[Pt. IV Proj.3] – Moving into the Twentieth Century – Project 3 -Serialism – exercise 4.1- Schoenberg Thema.
[Pt. IV Proj. 3] -Exercise 4.1- Schoenberg Thema. Play through the theme at a keyboard instrument or listen to the audio example that comes with this course. How are the individual phrases shaped? How are motifs developed to create a sense of progression? How do these attributes, among others, create the emotional journey of the theme? When the cello plays the Nebenstimme how do the two parts interact, and what is the effect created when the individual notes combine? Write around 350 words discussing your findings
According to our course text Schoenberg’s first serial orchestral work ‘Variations for Orchestra. Op. 31 was written in 1928 and used the tone row below as its main underlying melodic theme. Various inversions. Retrogrades and transpositions were then used for variations. The work was then set within a classical form ‘variations.’
Here are the tone rows and theme from our course text:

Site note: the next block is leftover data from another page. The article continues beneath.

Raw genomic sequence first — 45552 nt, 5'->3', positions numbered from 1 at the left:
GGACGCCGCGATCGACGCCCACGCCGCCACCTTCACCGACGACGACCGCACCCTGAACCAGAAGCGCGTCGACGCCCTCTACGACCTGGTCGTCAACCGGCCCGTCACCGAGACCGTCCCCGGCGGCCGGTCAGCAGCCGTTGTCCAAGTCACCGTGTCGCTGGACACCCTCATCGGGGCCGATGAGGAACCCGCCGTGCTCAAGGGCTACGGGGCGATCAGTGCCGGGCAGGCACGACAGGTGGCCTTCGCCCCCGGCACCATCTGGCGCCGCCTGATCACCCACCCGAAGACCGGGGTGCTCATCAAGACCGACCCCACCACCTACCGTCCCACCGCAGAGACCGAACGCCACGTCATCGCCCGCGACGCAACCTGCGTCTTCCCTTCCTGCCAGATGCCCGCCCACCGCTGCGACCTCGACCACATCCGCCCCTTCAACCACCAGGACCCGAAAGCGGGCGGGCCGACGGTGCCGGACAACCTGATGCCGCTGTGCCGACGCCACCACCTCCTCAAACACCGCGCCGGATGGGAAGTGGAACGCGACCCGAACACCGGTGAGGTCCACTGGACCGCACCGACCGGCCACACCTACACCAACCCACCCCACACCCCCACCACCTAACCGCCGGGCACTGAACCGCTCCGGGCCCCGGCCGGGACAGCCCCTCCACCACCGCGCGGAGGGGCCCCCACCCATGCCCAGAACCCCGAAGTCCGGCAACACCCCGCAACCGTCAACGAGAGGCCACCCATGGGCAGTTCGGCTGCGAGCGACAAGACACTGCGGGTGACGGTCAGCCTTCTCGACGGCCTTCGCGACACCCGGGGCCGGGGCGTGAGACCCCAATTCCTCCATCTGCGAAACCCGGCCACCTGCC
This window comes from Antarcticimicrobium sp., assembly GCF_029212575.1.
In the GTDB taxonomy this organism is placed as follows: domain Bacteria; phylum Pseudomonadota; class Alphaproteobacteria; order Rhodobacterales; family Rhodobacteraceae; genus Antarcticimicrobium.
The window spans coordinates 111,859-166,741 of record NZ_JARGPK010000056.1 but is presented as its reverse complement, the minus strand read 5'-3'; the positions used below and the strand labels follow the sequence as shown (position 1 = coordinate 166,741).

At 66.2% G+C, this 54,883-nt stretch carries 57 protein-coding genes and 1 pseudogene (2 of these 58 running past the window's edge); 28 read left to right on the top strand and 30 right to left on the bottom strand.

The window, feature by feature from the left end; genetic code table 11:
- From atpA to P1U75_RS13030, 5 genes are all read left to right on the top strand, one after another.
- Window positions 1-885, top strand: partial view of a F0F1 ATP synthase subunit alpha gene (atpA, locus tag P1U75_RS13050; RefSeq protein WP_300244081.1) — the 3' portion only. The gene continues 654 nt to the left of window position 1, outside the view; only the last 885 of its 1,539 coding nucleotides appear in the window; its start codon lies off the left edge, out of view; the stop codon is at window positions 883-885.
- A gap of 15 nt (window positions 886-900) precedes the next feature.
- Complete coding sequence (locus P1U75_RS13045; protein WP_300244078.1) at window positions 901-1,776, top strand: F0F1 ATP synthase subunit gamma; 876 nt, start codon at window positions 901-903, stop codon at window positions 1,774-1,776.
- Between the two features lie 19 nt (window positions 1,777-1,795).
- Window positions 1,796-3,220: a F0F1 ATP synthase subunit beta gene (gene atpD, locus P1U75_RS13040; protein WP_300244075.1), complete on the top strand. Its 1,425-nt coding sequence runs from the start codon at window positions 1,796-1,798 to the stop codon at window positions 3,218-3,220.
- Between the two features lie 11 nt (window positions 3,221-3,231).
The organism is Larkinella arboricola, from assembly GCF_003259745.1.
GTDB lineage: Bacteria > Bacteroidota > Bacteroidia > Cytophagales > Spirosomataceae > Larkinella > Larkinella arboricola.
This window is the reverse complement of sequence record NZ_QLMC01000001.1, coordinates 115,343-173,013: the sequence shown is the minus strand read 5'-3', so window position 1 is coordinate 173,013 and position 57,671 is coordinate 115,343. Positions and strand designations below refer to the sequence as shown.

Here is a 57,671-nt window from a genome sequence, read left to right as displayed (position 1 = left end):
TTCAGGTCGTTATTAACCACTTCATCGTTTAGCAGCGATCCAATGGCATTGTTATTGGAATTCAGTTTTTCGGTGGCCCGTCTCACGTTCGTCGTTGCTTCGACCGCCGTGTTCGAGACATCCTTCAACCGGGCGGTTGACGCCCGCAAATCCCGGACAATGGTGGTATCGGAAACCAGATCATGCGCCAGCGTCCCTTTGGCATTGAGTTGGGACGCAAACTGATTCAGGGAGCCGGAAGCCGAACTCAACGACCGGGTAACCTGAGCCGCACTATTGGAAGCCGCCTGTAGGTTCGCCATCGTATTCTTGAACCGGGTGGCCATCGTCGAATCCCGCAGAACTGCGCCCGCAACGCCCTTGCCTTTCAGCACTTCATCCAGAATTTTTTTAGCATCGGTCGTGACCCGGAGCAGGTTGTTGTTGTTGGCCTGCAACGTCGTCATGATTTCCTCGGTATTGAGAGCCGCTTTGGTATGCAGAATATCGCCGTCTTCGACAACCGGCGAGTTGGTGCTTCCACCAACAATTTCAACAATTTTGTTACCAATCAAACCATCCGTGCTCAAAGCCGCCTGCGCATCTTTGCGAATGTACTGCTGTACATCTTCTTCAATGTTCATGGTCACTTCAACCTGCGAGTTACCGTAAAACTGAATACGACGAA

As is evident when looking at the Thema above the phrases are structured in a ‘call and response’ fashion with an ‘antecedent and consequent’ creating sentences or periods in a similar way a fugal Bach piece might. This mimicking of a contrapuntal musical sentence and the repetition of patterns gives us the feeling of melodic movement and progression. The antecedent opens with the tritone interval Bb to E below. A tritone interval is repeated in the response. The contrapuntal writing becomes very evident when the violin joins in at bar 51 to, in effect, take over the Cantus Firmus role from the cello and the cello line becomes the contrapuntal line. What is evident in the traditional compositional devises Schoenberg uses is just how knowledgable and deeply rooted his modern music was in the earlier Viennese and German Classical styles. He even features a Bach homage in the shape of the BACH motif Bb- A- C- B ♮ in one of his melodies. Bach himself had already used a tone row in one of his preludes in the Well-tempered Clavier. The use of hexachords and tone rows go as far back as medieval music polyphony. A fact I am sure Schoenberg was keenly aware of. Schoenberg’s musical heritage is very audible in the piece, although the tritone intervals and dissonances make it sound very atonal and modern.